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August 29, 2019

Readings for wrapping up "whos" and heading into the capital sentencing world

As mentioned in our last class, we will start wrapping up our formal "who" unit by reviewing the latest, greatest Supreme Court sentencing case, United States v. Haymond, 139 S. Ct. 2369 (June 26, 2019).  You are welcome to read Haymond in any form, and the full SCOTUS slip opinion can be accessed at this link.

For maximum appreciation and understanding, you should be sure to read McMillan and Blakely in our text before turning to Haymond.  I doubt we will get through all three of these cases on Wednesday after the long holiday break, but I might try.  (Students are highly encouraged to start any discussions of McMillan and Blakely and Haymond in the notes, if so inclined.)

Thereafter, we will turn to an (all-too-quick) review of capital sentencing law, procedures and practices.  As the syllabus reveals, the readings for this unit (which will keep us busy through most of the rest of September) are to be provided via handouts.  Those handouts will be provided in hard-copy in class, but I wanted to provide links here to electronic copies:

Chapter 3, Topic A: Regulation of Discretion in Capital Sentencing

Electronic Chapter 9: Race, Gender, and Class in Sentencing

I plan to cover the first 69 manuscript pages in the Chapter 3 materials linked here and the first 21 pages manuscript pages in the Chapter 9 materials linked here.  (Of course, you are always welcome to read more.)

August 29, 2019 in Class activities, Who decides | Permalink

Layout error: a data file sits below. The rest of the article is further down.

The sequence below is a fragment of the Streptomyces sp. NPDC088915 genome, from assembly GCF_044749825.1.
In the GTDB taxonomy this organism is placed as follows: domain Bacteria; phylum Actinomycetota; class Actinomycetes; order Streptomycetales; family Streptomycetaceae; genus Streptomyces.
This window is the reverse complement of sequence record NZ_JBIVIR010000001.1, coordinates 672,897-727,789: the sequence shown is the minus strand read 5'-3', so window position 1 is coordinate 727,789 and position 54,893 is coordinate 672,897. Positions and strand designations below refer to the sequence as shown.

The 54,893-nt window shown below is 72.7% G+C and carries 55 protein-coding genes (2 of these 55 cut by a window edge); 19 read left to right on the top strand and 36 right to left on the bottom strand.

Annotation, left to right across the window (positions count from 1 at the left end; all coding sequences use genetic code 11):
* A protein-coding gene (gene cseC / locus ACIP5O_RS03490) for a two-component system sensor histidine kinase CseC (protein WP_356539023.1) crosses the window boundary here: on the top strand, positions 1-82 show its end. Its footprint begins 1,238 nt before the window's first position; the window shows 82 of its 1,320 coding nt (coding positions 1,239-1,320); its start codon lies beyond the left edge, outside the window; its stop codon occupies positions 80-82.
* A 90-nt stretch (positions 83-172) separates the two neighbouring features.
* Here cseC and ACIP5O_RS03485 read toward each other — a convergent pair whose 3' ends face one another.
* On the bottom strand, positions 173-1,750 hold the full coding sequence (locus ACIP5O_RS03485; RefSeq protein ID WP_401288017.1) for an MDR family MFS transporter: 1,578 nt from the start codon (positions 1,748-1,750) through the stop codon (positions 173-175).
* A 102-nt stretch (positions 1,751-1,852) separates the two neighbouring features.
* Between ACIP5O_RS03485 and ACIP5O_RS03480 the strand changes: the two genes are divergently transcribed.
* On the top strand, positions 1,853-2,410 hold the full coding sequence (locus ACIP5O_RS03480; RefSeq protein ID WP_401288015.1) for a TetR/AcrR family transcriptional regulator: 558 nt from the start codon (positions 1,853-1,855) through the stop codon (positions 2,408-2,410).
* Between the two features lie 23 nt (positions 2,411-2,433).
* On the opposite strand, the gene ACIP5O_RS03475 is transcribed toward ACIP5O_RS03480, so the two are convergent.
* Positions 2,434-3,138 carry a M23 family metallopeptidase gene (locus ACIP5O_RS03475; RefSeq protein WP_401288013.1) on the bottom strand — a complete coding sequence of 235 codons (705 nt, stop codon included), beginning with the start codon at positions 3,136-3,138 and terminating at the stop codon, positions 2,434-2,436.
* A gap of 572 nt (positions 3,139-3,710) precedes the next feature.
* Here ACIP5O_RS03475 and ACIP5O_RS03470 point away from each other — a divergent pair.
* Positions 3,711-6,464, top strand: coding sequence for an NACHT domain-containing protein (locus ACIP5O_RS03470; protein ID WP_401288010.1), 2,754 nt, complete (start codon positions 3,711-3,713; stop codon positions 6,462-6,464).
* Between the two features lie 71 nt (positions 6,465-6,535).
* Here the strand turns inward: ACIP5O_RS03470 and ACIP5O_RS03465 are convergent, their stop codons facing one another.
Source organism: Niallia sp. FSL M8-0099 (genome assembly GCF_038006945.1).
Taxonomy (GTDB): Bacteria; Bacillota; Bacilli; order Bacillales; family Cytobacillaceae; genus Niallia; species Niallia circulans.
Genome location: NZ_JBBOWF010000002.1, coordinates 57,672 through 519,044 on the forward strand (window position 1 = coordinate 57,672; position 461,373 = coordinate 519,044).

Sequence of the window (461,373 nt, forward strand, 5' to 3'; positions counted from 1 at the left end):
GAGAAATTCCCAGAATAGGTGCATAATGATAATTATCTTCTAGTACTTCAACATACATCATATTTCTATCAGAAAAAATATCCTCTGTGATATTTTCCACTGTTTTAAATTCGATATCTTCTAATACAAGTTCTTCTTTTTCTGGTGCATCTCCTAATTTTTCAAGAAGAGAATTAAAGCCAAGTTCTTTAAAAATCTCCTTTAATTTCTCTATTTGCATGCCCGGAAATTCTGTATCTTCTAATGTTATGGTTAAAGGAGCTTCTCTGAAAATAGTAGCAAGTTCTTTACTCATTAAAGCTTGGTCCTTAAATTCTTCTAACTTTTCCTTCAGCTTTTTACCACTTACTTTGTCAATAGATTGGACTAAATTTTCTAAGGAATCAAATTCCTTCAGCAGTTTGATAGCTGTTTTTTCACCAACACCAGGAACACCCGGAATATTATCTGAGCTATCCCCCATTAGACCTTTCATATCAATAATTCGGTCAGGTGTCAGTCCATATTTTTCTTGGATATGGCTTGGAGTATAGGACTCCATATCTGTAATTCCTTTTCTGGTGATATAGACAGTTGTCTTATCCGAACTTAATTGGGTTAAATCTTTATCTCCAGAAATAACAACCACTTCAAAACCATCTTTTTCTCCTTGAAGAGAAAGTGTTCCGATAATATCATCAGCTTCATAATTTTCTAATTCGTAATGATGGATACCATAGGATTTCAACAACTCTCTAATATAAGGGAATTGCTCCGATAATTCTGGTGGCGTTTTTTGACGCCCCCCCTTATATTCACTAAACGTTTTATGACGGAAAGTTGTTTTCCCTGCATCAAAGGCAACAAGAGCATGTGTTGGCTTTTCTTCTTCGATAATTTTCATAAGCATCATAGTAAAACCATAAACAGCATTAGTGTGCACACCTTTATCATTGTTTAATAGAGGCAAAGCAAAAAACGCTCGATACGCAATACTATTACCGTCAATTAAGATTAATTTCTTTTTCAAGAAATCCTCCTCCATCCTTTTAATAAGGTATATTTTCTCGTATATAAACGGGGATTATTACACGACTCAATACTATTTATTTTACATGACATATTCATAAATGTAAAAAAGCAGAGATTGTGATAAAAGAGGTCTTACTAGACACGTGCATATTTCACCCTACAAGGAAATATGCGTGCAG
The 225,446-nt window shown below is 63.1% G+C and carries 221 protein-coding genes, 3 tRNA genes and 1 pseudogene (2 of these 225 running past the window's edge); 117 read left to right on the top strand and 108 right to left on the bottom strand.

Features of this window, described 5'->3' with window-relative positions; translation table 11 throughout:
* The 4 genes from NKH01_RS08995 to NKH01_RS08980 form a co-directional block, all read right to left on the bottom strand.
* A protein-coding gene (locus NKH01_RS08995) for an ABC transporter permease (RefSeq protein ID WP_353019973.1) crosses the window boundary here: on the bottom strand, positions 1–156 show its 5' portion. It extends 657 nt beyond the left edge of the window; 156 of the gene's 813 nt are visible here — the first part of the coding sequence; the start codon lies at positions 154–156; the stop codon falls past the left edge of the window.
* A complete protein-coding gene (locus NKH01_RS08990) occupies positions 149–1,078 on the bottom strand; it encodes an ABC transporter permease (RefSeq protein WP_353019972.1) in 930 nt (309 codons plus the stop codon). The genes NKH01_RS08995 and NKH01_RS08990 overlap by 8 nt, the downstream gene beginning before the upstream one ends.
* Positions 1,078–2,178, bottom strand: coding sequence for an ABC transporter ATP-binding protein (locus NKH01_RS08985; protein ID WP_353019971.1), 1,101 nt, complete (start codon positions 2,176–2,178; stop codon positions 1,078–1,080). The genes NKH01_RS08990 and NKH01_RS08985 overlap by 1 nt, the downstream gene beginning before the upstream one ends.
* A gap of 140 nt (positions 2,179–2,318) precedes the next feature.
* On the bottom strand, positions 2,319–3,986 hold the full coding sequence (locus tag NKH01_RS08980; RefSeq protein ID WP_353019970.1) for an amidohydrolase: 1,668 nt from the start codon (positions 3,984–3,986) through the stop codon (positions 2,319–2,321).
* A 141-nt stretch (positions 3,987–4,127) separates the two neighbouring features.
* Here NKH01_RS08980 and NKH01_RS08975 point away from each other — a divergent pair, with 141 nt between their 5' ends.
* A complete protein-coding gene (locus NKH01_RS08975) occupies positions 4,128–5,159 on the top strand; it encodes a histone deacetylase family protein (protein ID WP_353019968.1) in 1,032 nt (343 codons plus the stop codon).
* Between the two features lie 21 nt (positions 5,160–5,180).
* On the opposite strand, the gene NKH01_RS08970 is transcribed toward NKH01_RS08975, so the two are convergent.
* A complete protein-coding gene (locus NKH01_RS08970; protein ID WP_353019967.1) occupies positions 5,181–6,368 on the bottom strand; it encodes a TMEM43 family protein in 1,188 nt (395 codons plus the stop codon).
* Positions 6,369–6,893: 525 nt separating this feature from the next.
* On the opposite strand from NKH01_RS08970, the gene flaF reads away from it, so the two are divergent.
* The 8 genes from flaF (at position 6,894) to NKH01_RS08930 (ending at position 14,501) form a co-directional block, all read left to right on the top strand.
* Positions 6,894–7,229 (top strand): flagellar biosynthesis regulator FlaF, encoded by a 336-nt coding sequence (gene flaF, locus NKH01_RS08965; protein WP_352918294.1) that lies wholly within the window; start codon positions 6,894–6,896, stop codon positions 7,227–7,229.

"Let justice be done through the heavens fall"-- a decision's adverse practical consequences should not keep courts from rendering justice.

Justice Alito's dissent attempts to justify depriving a criminal defendant of liberty without due process and of their constitutional right to a jury's finding under a "Beyond a Reasonable Doubt" standard by proffering arguments fueled by anxiety about the uncertainty of possible remedies, the potential impact of the decision on precedent/ on stability of the current supervised release system, and efficiency-based ($) concerns.

Justice Alito's efficiency argument as a justification for depriving criminal defendants of their constitutional rights is particularly unconvincing.
"Federal courts have [a lot] of jury trials and revocations of supervised release proceedings... and there is simply no way that the federal courts could empanel enough juries to adjudicate all those proceedings, let alone try all those proceedings in accordance with the Sixth Amendment's Confrontation Clause... the whole concept of supervised release will come crashing down"

Perhaps such a scheme SHOULD come crashing down (and be rebuilt in a constitutional manner) if it allows congress to force judges to imprison offenders far longer than the jury's conviction provided without the due process safeguards that the constitution explicitly provides. Justice Scalia would have been proud of Justice Gorsuch's opinion. May he rest in peace.


Posted by: Mariah L Daly | Sep 3, 2019 7:42:17 PM

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